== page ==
On this year’s world mental health day, let us address the issue of anxiety and depression in academia. Just a simple google search on “depression in academia” will lead to several results, including from famous blogs and journals like Nature, Lindau Nobel Laureate meetings etc.
In many countries, including India, speaking about mental health issues is a big taboo. There is a lot of shame associated with it. As this article points out (https://thefemalescientist.com/guide/teresa-ambrosio/1836/the-side-effect-of-academic-life-how-to-deal-with-depression-and-anxiety/), even in Italy, the idea of counselling is associated to madness and psychosis.
Being aware and speaking about mental health is important. In academia, there are times when we lose our confidence, feel like an impostor in our research field (Impostor Syndrome), feel stressed etc. While many research groups and group leaders are friendly and comforting, there are also quite a few who could be actively putting immense pressure. Women also experience pressures from their biological clocks ticking away or have to make many sacrifices at the altar of science.
These and many more could be the causes of depression or anxiety. Here are a few thoughts and pointers on this issue.
- Many individuals don’t even recognize that they might be going through depression and for many Indians, it takes even longer to admit to themselves and others that they might be depressed.
- Even if an individual recognizes that they are going through depression, asking for help does not come easily. Often, people tend to shut themselves up, cut off communication and even if they gather up the courage to contact someone they feel close to, it often happens that the others might not be available and then it seems like just too much effort to try contacting someone to share their problems.
- Having a good support system can really help speed up the recovery process for individuals going through depression. It is therefore very important that the person going through depression has at least 2-4 confidants with whom they feel comfortable sharing their problems. Their confidants might be able to :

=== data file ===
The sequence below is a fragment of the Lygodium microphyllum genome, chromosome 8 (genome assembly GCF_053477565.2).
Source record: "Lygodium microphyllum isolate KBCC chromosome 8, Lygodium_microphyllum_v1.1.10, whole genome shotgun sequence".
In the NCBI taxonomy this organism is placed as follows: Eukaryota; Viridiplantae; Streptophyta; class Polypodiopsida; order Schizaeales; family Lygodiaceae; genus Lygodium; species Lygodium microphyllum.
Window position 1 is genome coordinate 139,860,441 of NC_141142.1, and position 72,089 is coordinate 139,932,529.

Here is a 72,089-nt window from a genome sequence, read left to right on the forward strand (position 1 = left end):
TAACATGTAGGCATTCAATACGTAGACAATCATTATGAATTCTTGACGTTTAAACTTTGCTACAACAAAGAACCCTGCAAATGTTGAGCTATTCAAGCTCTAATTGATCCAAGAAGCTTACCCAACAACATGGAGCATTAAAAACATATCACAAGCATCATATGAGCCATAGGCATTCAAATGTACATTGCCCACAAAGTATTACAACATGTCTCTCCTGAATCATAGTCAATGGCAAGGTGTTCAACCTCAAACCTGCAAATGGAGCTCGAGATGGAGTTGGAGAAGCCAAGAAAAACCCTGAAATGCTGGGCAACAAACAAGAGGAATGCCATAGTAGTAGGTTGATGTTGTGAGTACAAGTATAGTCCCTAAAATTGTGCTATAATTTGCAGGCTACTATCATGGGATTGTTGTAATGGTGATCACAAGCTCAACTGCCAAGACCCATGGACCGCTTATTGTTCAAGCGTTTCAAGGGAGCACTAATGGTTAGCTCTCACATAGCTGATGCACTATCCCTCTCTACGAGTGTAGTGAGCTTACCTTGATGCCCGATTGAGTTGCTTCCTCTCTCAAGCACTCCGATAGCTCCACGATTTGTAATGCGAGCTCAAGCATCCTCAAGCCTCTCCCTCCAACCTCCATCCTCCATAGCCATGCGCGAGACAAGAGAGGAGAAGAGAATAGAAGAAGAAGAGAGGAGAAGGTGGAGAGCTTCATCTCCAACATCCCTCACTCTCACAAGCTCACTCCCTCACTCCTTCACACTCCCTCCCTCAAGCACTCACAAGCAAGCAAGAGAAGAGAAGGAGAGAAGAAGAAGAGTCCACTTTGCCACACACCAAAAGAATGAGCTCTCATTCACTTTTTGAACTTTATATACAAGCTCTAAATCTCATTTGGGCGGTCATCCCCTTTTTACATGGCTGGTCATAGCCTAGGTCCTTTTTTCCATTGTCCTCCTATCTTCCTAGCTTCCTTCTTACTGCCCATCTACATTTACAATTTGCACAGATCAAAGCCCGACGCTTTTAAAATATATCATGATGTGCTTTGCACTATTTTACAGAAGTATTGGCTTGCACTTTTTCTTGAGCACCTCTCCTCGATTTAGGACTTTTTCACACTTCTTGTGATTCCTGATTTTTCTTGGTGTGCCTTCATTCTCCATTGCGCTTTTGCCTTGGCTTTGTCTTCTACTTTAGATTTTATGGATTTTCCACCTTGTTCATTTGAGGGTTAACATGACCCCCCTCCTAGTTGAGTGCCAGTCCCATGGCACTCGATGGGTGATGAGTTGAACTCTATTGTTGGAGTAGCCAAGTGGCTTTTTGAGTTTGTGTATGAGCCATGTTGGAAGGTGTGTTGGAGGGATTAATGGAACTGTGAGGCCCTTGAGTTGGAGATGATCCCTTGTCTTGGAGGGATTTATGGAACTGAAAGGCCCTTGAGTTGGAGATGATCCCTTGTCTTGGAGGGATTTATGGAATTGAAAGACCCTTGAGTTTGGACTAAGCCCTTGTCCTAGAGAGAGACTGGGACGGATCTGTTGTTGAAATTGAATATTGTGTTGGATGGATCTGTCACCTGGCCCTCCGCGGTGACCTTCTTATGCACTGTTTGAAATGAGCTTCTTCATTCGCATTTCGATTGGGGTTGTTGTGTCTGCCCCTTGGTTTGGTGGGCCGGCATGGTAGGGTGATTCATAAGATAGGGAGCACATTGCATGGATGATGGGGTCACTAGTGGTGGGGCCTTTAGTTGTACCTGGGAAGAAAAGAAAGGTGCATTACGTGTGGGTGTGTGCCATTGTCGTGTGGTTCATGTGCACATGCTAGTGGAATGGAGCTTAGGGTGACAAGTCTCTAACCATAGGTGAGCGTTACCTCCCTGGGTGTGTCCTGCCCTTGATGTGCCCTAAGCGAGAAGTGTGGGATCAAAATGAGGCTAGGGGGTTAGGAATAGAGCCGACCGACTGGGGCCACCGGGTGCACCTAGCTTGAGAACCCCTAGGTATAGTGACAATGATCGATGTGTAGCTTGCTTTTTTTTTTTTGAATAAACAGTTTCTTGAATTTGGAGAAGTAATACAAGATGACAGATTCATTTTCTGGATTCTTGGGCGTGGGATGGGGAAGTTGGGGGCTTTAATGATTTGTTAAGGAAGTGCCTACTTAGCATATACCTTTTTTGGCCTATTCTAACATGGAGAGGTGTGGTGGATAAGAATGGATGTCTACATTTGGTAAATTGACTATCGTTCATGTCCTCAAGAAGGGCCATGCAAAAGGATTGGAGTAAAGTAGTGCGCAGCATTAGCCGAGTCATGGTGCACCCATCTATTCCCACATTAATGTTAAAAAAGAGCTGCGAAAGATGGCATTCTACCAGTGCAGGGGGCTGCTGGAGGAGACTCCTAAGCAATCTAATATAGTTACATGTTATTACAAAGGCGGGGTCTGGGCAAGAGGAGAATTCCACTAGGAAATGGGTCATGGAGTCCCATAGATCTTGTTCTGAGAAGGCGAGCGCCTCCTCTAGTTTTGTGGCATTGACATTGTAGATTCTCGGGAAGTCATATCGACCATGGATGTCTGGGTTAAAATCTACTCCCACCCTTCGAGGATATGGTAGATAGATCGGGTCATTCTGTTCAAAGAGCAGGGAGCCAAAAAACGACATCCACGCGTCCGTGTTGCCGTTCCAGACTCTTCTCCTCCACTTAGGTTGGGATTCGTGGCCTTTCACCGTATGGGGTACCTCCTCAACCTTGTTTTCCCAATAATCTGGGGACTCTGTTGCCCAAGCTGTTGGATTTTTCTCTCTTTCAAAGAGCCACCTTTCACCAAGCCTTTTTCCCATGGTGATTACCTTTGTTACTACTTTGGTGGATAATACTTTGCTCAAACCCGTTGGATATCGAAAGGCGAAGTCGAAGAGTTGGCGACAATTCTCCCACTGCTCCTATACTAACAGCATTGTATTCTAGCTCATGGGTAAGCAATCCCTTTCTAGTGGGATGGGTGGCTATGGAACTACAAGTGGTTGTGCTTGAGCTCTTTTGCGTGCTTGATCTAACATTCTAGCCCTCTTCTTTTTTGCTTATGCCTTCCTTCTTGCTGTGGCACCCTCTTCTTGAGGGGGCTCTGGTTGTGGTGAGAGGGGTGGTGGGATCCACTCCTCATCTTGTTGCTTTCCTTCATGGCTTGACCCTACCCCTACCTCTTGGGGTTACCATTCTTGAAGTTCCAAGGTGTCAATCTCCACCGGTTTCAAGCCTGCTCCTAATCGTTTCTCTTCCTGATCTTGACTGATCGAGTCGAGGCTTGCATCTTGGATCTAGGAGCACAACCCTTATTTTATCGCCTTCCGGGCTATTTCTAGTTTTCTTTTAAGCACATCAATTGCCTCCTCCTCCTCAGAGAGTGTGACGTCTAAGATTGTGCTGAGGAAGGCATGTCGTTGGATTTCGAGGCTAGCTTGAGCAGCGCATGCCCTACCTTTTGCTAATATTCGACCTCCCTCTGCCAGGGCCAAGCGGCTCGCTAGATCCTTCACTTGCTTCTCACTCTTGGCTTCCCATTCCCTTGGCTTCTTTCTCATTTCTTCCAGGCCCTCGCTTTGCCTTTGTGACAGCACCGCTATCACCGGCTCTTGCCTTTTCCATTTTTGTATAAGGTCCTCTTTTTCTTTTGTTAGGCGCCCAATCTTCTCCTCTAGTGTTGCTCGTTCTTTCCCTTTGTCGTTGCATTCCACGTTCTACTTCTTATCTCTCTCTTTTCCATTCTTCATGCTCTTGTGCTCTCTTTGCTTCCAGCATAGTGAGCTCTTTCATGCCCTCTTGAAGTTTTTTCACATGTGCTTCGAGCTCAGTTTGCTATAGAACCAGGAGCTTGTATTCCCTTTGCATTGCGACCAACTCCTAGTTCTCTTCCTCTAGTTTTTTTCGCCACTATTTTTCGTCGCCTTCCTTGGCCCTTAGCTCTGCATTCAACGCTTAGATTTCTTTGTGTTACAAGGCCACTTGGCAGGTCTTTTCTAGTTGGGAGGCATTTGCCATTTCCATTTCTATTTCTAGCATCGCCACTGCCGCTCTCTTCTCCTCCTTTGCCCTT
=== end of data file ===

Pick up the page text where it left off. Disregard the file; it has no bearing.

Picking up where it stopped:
- Help them seek counselling/therapy, encourage to continue or change the therapist depending on how the person feels after therapy sessions (there are many bad therapists and we must be wary of them, but not forget that good therapists exist as well).
- Help deal with the family and at least try to make them understand what their family member might be needing at that moment ( Ex- making them understand why the person might be needing a break or need home care).
- Recognize that having the will to get better soon and working towards it is very important. Like any other problem, the solution to this requires effort.
- Taking medicines is not always bad and I have seen people get better with it (of course we should be careful of over-prescription of medication).
Mental health problems are as real an issue as physical health problems. We should not be ashamed of seeking help and be willing to help those who need it.
In fact, for many individuals, mental stress manifests itself in the form of physical health issues as well (think about how you feel slightly nauseous before a nervous situation like an interview etc). I went to a therapist to try figuring out if I could help one of my physical health problems by better managing stress. Just like we can visit a doctor when we see slight symptoms of a physical problem, we can visit a therapist even if we are not severely depressed (again: we must be wary of bad therapists).
So I kindly request you to be aware of this problem, try to educate yourself more about it (how you can help support someone) and create a safe space among your friend groups to openly discuss this. We may never know when someone is going through depression. There are often no visible signs of it.
While we must remember that we are not responsible for anyone’s actions, we can try to help how much ever we can. Incidents like suicide etc can occur despite all the help, but more awareness about mental health can definitely help prevent many severe cases of depression.
Here are the links to some articles on this issue : https://www.nature.com/articles/d41586-018-04998-1, https://www.lindau-nobel.org/blog-mental-health-academia/